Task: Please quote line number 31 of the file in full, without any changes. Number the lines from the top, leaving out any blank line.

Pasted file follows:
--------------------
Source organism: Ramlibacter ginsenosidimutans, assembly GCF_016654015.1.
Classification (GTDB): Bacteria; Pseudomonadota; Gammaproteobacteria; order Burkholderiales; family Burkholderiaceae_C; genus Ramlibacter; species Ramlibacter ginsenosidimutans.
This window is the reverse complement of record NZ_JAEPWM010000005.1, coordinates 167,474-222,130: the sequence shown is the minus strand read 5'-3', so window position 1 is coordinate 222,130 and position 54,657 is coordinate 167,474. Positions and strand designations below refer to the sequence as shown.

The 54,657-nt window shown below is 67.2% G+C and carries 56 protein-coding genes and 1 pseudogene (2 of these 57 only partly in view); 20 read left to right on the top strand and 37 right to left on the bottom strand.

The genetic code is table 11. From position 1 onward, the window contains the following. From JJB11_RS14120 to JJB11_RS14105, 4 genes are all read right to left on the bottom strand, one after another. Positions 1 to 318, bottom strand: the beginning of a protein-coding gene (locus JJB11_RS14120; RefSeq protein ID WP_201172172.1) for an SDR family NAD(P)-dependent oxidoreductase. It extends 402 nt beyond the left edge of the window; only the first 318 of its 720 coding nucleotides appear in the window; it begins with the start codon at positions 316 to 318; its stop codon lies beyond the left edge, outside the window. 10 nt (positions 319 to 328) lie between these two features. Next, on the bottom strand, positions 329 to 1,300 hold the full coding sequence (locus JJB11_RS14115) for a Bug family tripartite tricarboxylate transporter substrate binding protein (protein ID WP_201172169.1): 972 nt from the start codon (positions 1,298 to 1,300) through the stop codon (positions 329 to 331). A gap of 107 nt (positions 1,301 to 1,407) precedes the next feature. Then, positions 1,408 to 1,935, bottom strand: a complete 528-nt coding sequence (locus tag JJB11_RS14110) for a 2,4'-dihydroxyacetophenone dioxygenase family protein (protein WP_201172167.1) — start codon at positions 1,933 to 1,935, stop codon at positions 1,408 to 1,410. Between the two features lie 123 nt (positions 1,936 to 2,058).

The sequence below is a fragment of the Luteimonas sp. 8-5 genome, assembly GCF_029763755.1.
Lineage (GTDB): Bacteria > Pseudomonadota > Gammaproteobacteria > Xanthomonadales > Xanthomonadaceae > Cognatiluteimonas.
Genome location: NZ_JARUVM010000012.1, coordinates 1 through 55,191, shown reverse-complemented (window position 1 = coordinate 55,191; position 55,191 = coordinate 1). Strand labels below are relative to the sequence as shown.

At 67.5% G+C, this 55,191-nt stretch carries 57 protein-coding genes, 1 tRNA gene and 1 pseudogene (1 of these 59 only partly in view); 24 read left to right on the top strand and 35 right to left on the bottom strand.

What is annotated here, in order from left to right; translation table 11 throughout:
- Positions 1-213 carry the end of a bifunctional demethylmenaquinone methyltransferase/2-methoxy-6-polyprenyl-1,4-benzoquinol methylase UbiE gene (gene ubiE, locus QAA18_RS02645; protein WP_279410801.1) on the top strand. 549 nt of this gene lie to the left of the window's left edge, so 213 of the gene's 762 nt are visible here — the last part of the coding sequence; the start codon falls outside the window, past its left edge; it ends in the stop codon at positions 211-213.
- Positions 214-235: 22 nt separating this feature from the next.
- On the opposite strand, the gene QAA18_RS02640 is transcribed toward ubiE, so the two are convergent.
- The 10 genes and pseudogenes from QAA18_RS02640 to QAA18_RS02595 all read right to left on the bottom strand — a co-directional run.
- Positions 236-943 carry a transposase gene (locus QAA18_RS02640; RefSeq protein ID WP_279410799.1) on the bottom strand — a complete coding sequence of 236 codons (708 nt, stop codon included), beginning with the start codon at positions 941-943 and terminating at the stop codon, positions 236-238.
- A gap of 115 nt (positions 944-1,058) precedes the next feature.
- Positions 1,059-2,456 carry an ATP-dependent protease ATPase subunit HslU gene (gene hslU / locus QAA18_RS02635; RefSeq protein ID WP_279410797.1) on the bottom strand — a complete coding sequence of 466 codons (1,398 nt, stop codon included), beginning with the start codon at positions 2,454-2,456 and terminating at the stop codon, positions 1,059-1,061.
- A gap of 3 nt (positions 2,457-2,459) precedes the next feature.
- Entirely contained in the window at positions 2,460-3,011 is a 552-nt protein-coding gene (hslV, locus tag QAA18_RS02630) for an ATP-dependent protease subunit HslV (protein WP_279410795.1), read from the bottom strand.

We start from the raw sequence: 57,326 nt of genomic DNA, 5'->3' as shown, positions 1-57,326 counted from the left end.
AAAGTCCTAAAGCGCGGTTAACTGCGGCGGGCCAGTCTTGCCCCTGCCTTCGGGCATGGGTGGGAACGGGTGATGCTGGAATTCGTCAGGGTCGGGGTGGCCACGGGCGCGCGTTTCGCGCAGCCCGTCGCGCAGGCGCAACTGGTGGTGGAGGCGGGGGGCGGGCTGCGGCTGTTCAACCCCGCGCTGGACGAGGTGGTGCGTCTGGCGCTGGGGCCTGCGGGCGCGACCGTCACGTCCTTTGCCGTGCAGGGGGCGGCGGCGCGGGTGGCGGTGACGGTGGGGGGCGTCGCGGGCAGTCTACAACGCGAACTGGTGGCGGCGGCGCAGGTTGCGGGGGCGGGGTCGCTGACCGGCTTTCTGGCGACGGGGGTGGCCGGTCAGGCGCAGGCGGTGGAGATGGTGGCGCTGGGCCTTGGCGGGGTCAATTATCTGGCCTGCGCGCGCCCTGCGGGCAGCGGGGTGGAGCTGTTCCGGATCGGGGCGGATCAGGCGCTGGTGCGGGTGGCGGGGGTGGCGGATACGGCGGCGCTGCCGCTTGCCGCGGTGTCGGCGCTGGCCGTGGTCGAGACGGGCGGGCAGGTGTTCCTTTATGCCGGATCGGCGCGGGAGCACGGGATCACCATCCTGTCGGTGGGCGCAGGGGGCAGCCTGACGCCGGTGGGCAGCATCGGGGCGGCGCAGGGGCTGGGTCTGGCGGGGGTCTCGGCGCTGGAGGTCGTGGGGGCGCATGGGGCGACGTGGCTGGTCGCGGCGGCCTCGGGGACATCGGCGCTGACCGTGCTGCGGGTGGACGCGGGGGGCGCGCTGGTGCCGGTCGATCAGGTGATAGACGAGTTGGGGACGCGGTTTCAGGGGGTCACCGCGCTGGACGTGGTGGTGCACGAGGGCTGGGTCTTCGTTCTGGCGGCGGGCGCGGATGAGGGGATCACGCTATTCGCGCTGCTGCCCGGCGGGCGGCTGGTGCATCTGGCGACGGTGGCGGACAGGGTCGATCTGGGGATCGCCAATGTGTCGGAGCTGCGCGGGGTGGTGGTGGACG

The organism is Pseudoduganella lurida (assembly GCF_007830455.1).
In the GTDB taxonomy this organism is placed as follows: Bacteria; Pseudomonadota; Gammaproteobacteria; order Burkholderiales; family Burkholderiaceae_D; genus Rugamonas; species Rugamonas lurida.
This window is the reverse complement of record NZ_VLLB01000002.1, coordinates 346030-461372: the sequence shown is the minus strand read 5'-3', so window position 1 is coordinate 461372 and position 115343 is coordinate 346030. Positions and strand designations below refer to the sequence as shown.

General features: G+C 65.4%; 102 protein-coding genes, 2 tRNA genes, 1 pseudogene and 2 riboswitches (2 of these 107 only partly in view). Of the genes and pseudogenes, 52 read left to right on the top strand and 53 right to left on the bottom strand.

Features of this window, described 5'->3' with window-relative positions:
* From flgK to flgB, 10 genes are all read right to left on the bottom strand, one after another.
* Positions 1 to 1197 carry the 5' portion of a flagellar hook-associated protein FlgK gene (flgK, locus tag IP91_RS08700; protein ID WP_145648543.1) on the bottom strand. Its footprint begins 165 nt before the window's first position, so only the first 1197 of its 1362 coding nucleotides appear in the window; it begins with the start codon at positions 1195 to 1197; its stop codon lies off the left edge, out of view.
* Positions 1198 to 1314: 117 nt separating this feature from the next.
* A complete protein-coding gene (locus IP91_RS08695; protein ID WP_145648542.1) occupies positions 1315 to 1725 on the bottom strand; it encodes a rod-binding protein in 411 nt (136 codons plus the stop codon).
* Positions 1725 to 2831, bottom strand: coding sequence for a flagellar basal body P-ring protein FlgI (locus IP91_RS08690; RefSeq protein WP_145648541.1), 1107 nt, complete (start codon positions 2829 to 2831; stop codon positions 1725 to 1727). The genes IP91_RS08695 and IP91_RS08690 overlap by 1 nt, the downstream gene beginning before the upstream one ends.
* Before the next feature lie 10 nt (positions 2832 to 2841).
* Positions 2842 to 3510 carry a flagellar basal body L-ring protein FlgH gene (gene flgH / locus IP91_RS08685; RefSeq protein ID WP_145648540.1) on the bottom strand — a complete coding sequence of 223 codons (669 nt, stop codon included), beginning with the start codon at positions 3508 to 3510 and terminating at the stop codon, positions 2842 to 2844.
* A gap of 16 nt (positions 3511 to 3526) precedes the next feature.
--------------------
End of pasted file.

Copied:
* Positions 1725 to 2831, bottom strand: coding sequence for a flagellar basal body P-ring protein FlgI (locus IP91_RS08690; RefSeq protein WP_145648541.1), 1107 nt, complete (start codon positions 2829 to 2831; stop codon positions 1725 to 1727). The genes IP91_RS08695 and IP91_RS08690 overlap by 1 nt, the downstream gene beginning before the upstream one ends.